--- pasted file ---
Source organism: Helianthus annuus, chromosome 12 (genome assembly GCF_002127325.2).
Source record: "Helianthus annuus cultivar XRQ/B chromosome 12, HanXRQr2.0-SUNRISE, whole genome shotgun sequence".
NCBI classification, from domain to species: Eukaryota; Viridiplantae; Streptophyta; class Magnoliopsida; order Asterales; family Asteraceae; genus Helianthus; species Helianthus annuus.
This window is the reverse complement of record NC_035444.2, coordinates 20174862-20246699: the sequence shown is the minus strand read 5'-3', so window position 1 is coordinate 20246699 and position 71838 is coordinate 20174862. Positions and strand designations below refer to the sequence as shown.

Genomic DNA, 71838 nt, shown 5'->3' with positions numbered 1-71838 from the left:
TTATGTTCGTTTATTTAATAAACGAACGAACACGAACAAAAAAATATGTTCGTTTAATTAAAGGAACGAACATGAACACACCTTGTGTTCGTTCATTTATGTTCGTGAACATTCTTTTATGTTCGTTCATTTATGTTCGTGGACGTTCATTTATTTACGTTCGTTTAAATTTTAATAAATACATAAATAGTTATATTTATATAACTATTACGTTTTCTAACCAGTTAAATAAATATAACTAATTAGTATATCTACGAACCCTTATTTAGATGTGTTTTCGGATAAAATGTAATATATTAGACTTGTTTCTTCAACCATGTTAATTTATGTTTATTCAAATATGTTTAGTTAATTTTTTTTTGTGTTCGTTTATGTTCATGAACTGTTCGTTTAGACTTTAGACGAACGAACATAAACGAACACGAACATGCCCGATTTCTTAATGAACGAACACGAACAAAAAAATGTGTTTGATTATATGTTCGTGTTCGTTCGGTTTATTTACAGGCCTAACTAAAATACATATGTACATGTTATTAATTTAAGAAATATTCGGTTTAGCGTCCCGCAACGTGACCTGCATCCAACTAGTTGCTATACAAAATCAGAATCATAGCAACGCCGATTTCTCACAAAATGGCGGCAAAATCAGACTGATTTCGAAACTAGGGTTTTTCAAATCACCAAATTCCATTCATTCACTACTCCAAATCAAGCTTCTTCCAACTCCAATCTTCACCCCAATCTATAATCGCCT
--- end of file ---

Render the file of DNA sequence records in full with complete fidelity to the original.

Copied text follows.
Source organism: Helianthus annuus, chromosome 12 (genome assembly GCF_002127325.2).
Source record: "Helianthus annuus cultivar XRQ/B chromosome 12, HanXRQr2.0-SUNRISE, whole genome shotgun sequence".
NCBI classification, from domain to species: Eukaryota; Viridiplantae; Streptophyta; class Magnoliopsida; order Asterales; family Asteraceae; genus Helianthus; species Helianthus annuus.
This window is the reverse complement of record NC_035444.2, coordinates 20174862-20246699: the sequence shown is the minus strand read 5'-3', so window position 1 is coordinate 20246699 and position 71838 is coordinate 20174862. Positions and strand designations below refer to the sequence as shown.

Genomic DNA, 71838 nt, shown 5'->3' with positions numbered 1-71838 from the left:
TTATGTTCGTTTATTTAATAAACGAACGAACACGAACAAAAAAATATGTTCGTTTAATTAAAGGAACGAACATGAACACACCTTGTGTTCGTTCATTTATGTTCGTGAACATTCTTTTATGTTCGTTCATTTATGTTCGTGGACGTTCATTTATTTACGTTCGTTTAAATTTTAATAAATACATAAATAGTTATATTTATATAACTATTACGTTTTCTAACCAGTTAAATAAATATAACTAATTAGTATATCTACGAACCCTTATTTAGATGTGTTTTCGGATAAAATGTAATATATTAGACTTGTTTCTTCAACCATGTTAATTTATGTTTATTCAAATATGTTTAGTTAATTTTTTTTTGTGTTCGTTTATGTTCATGAACTGTTCGTTTAGACTTTAGACGAACGAACATAAACGAACACGAACATGCCCGATTTCTTAATGAACGAACACGAACAAAAAAATGTGTTTGATTATATGTTCGTGTTCGTTCGGTTTATTTACAGGCCTAACTAAAATACATATGTACATGTTATTAATTTAAGAAATATTCGGTTTAGCGTCCCGCAACGTGACCTGCATCCAACTAGTTGCTATACAAAATCAGAATCATAGCAACGCCGATTTCTCACAAAATGGCGGCAAAATCAGACTGATTTCGAAACTAGGGTTTTTCAAATCACCAAATTCCATTCATTCACTACTCCAAATCAAGCTTCTTCCAACTCCAATCTTCACCCCAATCTATAATCGCCT